t’s quick and easy – and, to be honest, it lets you escape dreary small talk and avoid awkward real-life conversations. So you can’t be blamed for wanting to use it as your main form of communication. But with the efficiency of our beloved e-mail come some serious drawbacks. We seem to have forgotten the fact that everything we send can be read over and over again, forwarded, printed out and basically shown to anyone, at any time. E-mails are far from fleeting and if you say the wrong thing – especially at the wrong time – it can haunt you for a while. These are the five times you should step away from the keyboard.
1 ‘YOU’RE SUCH AN A-HOLE!’
Typing an e-mail with your fists, in a fit of rage, is never a good idea. Anger increases the production of stress hormones, which decrease our ability to communicate well. Remember when we used to resolve arguments face to face? They actually got resolved in a quick and calm manner (99% of the time). When you’re looking someone in the eye, you’re less likely to throw as many verbal punches. Enter the world of e-mail and we get digital courage, writing hurtful things we would not say out loud.
Resist the urge to vent your frustration with a quick-fire e-mail – it’s far more difficult to resolve a conflict once you have hit ‘send’. You can’t take back a heated rant (yes, it’ll be in cyberspace for years), and chances are it’ll fi re up the recipient and escalate the feud. Before you know it, the actual reason you’re fighting will get lost in the crossfi re, and a resolution will drift further and further away. If you can’t meet face to face, pick up the phone and call them to tell them why you’re feeling upset. They’re much more likely to respond with empathy to your actual voice.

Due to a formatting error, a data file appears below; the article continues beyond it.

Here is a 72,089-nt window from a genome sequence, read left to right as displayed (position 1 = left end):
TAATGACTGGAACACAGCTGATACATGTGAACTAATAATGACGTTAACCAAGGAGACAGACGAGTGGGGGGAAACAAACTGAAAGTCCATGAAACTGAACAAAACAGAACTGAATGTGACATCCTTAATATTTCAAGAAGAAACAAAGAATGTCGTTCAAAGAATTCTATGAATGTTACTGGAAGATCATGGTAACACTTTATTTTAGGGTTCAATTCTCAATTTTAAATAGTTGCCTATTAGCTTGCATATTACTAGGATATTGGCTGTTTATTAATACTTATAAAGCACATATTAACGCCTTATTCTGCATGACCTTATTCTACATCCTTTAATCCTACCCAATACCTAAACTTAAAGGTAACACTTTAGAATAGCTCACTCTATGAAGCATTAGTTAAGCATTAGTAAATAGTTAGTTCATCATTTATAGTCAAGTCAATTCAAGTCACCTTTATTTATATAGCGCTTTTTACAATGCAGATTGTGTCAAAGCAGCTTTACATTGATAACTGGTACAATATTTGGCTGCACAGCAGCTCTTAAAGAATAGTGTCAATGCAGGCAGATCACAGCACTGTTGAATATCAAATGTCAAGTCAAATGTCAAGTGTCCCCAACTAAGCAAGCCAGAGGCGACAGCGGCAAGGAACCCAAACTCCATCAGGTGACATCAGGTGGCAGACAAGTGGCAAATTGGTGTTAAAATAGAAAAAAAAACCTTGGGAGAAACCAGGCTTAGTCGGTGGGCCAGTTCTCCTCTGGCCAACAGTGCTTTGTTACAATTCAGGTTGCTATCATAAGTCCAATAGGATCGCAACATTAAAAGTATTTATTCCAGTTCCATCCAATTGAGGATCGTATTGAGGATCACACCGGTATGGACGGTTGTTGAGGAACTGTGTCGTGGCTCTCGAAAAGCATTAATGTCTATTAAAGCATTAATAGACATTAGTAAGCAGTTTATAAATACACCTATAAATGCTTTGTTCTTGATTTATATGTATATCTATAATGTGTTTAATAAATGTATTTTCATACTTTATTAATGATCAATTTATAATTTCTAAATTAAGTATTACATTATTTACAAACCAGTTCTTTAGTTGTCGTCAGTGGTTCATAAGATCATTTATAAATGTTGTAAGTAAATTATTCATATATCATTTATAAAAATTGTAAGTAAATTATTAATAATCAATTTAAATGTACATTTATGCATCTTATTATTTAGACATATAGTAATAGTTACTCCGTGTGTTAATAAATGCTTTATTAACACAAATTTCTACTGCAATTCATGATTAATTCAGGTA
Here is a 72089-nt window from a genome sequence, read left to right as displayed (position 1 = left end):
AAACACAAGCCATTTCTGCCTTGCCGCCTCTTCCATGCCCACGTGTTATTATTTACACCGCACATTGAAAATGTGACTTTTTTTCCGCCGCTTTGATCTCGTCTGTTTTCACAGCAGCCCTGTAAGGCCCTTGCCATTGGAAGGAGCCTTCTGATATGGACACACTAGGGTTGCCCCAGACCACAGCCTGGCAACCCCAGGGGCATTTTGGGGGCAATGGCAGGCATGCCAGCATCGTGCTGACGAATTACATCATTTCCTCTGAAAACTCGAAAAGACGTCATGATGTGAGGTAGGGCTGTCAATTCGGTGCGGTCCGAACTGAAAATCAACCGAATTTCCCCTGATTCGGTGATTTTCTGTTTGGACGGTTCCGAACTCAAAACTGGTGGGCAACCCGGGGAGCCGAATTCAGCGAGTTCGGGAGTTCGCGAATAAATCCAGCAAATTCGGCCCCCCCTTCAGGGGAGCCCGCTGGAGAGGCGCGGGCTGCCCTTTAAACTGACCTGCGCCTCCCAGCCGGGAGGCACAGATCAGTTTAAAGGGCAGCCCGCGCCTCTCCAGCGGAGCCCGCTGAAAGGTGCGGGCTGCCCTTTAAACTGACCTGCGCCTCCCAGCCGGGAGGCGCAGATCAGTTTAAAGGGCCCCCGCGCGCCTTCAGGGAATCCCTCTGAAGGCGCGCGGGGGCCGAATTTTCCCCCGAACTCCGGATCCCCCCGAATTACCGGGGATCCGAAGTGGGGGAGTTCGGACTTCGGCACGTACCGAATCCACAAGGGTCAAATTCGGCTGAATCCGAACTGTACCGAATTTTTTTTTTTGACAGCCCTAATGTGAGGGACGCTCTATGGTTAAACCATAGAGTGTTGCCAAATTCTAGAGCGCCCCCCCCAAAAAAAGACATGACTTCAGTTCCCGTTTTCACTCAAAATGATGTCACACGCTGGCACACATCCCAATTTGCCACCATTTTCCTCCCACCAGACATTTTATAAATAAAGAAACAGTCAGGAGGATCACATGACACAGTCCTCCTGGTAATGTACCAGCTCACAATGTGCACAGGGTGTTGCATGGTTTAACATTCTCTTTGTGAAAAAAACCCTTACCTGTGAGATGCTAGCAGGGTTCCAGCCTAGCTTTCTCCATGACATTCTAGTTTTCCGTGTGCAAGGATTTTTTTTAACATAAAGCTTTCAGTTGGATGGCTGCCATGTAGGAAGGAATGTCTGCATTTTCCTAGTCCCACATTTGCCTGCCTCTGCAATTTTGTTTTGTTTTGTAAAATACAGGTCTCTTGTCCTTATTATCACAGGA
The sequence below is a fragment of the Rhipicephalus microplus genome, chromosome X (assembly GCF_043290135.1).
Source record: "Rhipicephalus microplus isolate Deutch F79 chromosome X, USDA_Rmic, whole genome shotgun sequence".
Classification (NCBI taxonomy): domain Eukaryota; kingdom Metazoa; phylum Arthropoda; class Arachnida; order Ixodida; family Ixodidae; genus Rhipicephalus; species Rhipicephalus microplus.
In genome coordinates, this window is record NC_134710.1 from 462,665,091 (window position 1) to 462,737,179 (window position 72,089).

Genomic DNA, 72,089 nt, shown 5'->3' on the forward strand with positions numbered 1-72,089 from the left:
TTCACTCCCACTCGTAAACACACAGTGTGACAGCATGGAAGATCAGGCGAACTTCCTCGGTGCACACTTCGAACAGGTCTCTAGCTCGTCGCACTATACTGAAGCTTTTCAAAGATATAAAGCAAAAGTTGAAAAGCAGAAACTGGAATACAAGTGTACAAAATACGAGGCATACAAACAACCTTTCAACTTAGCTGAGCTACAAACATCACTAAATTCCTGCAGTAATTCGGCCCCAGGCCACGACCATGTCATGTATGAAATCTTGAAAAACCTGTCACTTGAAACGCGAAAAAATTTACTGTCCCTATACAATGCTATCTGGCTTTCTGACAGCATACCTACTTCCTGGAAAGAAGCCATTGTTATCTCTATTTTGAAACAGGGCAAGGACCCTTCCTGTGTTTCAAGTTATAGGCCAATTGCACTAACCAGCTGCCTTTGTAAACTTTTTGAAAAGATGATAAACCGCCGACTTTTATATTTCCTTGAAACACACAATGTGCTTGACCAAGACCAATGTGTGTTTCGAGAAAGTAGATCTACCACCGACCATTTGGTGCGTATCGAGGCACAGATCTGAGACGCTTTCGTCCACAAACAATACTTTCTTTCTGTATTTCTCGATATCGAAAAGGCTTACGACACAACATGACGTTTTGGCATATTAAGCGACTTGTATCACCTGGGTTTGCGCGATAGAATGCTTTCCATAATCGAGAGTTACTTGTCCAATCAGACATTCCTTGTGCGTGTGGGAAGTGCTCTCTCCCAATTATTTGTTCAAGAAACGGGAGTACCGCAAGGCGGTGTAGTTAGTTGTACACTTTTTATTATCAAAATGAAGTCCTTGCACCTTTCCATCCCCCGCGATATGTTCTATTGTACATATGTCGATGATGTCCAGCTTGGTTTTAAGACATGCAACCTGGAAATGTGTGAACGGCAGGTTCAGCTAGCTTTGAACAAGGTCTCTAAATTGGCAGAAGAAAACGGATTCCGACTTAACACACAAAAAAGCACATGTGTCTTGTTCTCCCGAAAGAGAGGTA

2 ‘YOU’RE DOING IT WRONG’
Just as feuding via e-mail is a no-no, so is criticising someone. We get a false sense of bravado behind the screen and often say things we’d never have the balls to say in person. Yes, it’s daunting to tell someone they’re doing something wrong but there are tactful ways to do it, and e-mail just isn’t one of them.
For starters, your recipient can read what you wrote again and again, and continue to feel hurt or even ashamed by it. They’ll pull every sentence apart and read things into every word and exclamation mark. (We’ve all done it; it’s damn exhausting.) Chances are they’ll also read it in a very different tone to the way it was meant, and could see it as a personal attack.
Being honest is an important part of any relationship, so by all means speak the truth – to their face. Then you can ensure the other person hears your critique in the most positive way. If you speak politely and keep your manner friendly, without expressing anger or hostility, they’re less likely to become defensive. It will also give them a chance to raise any other issues they may want to address with you. Because nobody’s perfect.